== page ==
At a August 22 press conference in South Plainfield, NJ Lt. Governor Kim Guadagno announced the award of 84 grants totaling $12 million to municipalities and counties for infrastructure improvement and safety projects. Among them was $100,000 for a transit village streetscape project in Linden, designated a Transit Village in 2010. (There were 29 grants totaling $10 million through the Local Aid Infrastructure Fund program and 55 grants totaling $2 million through the Safe Corridor program.) Earlier this month NJDOT Commissioner Jim Simpson also offered a ringing endorsement of the Transit Village program, which helps towns support walkable, transit-oriented downtowns.
This is despite the fact that, as previously reported, dedicated funding for the Transit Village program was eliminated in this year’s budget. While funding was restored through advocacy by Tri-State and NJ Future, Governor Christie used the line-item veto to cut it again. Despite the cut, Commissioner Simpson promised to continue to fund transit village projects through Local Aid during budget testimony in March 2011.
As Jersey becomes increasingly crowded, state officials are pressing ahead with a plan to increase the number of ‘Transit Villages.’
State Department of Transportation Commissioner Jim Simpson says the idea is to create a situation where ‘you’ve got villages that surround rail stations, so people can actually live, walk, go to the stores, go to school, shop, get on public transportation and get to work where they don’t have to rely on an automobile…it’s an anti-sprawl effort…it’s to get back to doing things efficiently – you know why get into the car to go the cleaners, to get into the car to go to the supermarket, to get into the car so on and so forth if you can do it all around one area.’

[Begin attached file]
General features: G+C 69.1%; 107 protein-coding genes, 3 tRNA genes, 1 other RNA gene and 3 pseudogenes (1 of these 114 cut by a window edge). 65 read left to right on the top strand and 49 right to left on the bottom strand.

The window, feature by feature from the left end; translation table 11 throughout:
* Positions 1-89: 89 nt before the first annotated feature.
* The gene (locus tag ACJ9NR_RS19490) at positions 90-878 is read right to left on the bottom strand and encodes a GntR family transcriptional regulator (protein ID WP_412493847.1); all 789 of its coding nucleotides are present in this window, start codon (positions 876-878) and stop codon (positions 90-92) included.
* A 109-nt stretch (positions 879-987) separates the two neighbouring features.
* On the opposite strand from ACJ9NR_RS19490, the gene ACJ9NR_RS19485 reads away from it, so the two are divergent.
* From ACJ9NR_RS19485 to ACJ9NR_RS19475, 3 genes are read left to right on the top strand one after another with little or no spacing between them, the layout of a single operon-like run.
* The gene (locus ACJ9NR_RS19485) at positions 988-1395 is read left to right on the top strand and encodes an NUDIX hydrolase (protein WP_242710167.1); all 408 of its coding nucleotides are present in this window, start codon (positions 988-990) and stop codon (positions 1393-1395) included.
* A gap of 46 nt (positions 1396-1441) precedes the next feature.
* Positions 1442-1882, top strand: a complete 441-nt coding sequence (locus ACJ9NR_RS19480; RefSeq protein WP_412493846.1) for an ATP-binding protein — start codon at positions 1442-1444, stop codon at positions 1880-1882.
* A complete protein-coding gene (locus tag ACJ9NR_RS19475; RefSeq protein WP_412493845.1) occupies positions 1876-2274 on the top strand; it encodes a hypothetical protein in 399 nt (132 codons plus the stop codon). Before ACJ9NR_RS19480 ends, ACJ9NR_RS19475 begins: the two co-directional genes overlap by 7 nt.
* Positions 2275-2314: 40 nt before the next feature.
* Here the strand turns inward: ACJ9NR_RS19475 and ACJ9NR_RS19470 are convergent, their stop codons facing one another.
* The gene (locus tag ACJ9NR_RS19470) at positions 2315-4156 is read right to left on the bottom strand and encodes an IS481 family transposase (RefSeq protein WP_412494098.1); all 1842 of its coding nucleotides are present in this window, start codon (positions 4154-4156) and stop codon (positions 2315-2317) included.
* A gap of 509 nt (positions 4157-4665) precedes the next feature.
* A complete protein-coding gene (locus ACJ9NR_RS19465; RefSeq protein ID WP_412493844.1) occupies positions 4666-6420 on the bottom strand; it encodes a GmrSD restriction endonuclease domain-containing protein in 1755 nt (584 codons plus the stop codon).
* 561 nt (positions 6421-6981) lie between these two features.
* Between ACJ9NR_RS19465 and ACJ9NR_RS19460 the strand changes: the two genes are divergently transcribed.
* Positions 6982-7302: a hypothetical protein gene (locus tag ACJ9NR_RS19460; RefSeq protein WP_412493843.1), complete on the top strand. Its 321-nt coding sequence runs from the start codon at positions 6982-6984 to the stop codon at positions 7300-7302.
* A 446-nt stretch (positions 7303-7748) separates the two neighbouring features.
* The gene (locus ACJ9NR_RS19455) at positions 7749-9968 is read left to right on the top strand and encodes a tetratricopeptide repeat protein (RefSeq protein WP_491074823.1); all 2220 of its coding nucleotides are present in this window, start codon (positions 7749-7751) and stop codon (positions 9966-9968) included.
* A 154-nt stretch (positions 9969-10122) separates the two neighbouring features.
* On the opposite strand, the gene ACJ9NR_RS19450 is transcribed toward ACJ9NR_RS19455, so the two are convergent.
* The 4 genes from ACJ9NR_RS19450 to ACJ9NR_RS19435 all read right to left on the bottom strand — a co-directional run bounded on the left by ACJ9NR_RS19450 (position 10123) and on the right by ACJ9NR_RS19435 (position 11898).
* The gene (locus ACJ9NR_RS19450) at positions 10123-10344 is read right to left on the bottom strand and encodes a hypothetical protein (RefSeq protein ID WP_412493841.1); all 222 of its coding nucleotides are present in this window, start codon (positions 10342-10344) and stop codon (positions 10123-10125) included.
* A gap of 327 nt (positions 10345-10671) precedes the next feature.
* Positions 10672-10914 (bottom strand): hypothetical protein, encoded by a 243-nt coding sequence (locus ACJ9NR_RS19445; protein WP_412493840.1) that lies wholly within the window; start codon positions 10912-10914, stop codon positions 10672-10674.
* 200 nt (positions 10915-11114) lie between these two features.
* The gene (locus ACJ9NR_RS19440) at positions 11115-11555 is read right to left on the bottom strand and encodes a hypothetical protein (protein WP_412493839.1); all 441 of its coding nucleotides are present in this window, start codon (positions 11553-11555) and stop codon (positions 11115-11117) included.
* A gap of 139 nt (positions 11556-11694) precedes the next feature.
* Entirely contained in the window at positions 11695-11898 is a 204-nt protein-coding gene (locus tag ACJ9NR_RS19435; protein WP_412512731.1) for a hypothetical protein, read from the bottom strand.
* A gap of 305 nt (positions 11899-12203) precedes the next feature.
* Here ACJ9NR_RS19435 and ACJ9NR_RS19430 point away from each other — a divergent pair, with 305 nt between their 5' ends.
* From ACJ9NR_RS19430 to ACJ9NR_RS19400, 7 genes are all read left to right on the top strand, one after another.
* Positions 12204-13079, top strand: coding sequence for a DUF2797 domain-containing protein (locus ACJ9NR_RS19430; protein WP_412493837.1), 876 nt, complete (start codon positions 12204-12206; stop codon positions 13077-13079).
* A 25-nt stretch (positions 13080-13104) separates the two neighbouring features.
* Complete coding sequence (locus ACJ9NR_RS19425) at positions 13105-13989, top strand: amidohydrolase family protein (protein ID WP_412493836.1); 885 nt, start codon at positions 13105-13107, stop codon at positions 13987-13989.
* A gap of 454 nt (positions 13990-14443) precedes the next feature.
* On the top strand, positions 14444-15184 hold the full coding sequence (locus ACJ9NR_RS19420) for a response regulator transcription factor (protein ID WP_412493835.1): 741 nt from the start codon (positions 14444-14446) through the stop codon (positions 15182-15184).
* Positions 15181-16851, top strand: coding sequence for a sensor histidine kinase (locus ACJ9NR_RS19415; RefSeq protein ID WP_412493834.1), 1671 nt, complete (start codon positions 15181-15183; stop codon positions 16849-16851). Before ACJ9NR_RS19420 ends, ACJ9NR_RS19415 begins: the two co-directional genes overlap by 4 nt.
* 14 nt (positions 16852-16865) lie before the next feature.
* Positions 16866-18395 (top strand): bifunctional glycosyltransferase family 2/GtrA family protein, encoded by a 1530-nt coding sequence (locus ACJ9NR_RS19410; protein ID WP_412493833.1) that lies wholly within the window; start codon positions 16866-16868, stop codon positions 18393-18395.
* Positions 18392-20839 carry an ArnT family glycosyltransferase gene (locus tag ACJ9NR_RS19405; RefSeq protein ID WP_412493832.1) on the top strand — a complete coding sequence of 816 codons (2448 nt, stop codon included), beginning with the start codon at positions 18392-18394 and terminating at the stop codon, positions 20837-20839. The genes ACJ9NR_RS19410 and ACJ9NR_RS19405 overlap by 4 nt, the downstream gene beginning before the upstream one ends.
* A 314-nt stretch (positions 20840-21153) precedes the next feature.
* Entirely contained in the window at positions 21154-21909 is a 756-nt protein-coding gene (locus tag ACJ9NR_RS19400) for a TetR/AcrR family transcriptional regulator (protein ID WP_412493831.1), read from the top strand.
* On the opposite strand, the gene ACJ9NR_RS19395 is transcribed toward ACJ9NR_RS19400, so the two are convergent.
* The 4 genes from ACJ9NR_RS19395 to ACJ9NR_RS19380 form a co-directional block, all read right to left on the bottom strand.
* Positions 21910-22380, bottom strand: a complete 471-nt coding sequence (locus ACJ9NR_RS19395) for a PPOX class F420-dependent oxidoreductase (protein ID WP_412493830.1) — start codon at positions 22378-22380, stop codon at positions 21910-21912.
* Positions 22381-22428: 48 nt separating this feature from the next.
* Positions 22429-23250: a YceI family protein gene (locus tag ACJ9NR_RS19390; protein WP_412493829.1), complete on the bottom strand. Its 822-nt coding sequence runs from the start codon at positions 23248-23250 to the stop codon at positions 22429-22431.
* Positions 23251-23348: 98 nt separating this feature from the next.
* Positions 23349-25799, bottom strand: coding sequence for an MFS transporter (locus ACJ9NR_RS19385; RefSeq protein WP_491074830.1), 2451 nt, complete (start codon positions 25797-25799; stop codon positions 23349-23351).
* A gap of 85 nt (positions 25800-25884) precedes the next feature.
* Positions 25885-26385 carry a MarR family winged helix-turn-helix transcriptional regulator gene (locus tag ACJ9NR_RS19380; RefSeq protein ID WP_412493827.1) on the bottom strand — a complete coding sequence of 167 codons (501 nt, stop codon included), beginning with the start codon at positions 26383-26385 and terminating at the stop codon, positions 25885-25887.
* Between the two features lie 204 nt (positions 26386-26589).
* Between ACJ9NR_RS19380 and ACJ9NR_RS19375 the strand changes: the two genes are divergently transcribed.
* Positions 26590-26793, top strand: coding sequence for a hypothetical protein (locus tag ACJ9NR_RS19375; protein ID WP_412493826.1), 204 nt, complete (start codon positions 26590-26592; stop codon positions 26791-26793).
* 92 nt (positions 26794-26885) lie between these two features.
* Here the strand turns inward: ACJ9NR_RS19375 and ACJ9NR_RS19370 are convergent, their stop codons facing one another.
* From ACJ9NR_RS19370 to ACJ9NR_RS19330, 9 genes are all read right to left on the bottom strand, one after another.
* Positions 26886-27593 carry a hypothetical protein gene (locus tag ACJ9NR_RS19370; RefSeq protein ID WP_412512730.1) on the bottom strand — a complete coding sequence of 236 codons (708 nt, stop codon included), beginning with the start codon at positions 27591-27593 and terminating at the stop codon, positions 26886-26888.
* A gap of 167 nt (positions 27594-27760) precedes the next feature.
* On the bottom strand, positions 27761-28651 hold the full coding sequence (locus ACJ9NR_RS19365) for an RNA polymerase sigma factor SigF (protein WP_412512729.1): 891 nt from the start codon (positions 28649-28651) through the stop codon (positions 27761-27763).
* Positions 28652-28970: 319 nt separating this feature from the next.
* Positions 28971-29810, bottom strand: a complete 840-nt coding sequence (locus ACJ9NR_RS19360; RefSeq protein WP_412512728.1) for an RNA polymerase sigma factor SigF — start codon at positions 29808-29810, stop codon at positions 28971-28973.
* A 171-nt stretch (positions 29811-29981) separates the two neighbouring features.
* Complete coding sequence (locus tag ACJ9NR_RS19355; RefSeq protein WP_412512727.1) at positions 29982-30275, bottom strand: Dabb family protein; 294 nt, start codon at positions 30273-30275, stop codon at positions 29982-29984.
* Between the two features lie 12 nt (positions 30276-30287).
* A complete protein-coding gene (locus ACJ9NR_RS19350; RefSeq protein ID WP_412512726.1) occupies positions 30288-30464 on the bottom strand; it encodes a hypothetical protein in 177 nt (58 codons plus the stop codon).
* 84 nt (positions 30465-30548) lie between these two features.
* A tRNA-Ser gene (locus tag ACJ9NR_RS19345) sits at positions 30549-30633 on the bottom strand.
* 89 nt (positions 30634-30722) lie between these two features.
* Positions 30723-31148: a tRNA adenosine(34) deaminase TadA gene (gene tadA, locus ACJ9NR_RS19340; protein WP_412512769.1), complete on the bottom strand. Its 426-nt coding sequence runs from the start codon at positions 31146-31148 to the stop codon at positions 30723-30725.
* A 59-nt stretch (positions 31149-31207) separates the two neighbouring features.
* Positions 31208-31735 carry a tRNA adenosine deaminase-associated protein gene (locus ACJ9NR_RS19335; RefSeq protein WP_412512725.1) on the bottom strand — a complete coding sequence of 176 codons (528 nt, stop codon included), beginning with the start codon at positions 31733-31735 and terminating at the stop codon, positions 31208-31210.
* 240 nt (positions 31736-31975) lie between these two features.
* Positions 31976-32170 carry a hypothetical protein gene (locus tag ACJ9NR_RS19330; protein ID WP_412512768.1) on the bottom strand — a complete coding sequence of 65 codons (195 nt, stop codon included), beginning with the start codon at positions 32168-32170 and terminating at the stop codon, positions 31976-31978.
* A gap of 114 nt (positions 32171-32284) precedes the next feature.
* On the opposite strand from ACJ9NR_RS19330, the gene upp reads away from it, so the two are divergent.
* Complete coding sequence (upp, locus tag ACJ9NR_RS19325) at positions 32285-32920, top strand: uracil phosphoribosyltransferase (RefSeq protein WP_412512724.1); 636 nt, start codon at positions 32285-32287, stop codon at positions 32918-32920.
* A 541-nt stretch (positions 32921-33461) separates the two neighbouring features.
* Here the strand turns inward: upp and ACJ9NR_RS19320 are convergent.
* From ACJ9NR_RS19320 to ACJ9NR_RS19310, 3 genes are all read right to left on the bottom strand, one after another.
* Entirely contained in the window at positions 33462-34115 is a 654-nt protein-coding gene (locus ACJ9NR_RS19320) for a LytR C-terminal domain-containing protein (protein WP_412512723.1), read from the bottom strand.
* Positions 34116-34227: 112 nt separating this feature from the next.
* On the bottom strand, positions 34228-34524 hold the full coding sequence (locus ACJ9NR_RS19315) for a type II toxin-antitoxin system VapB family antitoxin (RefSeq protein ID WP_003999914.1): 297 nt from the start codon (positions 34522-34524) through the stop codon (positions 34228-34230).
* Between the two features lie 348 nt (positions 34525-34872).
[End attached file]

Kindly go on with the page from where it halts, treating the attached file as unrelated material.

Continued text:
He says when towns become a Transit Village, they receive increased funding and grant opportunities, and it means they are ‘areas that have demonstrated to the state that they’ve put the policies and procedures and zoning in place to allow for the development around a rail station…this is what we want to bring to the state to fight sprawl and to give people a reason to come back and live near the main town and not to live where they need to get into a car to do everything…we’re really trying to get the message out that this administration supports Transit Villages, supports transit oriented development.’ [...]
Jersey has a total of 23 Transit Villages right now, but that number is expected to grow in the coming months.
It is worth noting that while Somerville is a designated Transit Village, it only acquired such status in 2010. The completed project at the Somerville station was part of NJ Transit’s “initiative to make ADA upgrades at 35 key commuter rail stations,” and was not funded through the Transit Village program.
Is the Linden grant proof that Commissioner Simpson is keeping true to his promise? Tri-State reached out to NJDOT and was advised that the grant was actually funded through last fiscal year’s budget. Nonetheless, the fact that the Linden Transit Village project was funded through Local Aid is promising, and hopefully, worthy transit village projects will continue to be funded. Stay tuned; the year has only just begun.